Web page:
Speaking at the TRATON innovation day for media and key customers at Scania's HQ in Södertälje, Sweden, TRATON CEO Andreas Renschler said that in the next 10 to 15 years one third of the group's trucks and buses would have an alternative drivetrain, “most of them fully electric”.

While the group is looking closely at hydrogen – both to power electric fuel cells and to power internal combustion engines - it appears to be betting on a new highly fuel efficient diesel drivetrain based on a 13-litre, 6-cylinder engine, together with battery electric vehicles (BEVs) as the main routes to achieving the tough EU CO2 reduction targets for trucks over 16 tonnes.

Scania will get the new diesel drivetrain first towards the end of next year but MAN will wait a little longer as it is launching the replacement for its TG range in 2020 and does not want to risk introducing a new cab and drivetrain at the same time. But by 2025 the new drivetrain will be “the basic solution” across the TRATON Group, Renschler said.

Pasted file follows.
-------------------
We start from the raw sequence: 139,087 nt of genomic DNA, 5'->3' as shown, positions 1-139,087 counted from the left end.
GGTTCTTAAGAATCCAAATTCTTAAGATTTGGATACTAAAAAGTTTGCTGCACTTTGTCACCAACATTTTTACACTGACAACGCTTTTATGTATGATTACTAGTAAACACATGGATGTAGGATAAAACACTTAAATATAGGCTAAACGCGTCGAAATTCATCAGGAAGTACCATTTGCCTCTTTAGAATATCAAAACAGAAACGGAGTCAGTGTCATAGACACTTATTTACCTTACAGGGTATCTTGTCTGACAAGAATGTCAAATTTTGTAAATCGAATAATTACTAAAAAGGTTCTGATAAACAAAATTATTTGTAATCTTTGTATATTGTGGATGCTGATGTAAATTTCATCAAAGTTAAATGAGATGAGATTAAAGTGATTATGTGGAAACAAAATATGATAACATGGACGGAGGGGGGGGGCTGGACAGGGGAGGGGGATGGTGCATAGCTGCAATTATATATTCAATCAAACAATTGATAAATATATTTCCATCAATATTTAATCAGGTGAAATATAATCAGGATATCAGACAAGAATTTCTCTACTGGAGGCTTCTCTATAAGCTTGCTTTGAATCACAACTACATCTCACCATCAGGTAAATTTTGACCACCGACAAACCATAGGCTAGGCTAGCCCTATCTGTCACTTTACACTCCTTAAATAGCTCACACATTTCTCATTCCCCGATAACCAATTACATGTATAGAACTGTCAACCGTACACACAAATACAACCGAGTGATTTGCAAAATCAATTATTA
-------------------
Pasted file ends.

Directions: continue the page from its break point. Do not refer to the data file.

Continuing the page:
TRATON is investing €1bn (£900,000) in common battery electric technology that will be shared across the group brands including Scania, which has until now has focussed on natural gas and adapting conventional Euro-6 trucks to run on biodiesel. Biofuels will not however contribute towards the EU carbon reduction targets, which will be measured on a theoretical basis using the vehicle energy consumption calculation tool (Vecto). Fossil-derived CNG is deemed to emit 14% less and LNG 20% less CO2 than diesel however.

Scania is participating in trials of an electric long-haul tractor (pictured) powered by overhead wires taking place in Germany but MAN is way ahead on BEVs, with 26-tonne eTGMs on test with customers in Austria, the eTGE electric van (of which 150 have now been sold) and a 34-tonne 4x2 battery electric distribution tractor unit demonstrator at the innovation day.

Scania is however testing hydrogen fuel cell trucks with Norwegian food wholesaler Asko and at some point these will be joined by a Scania battery electric truck. But as ever buses will lead the way with the first serial produced all-electric city buses made by both Scania and MAN hitting the streets in 2020.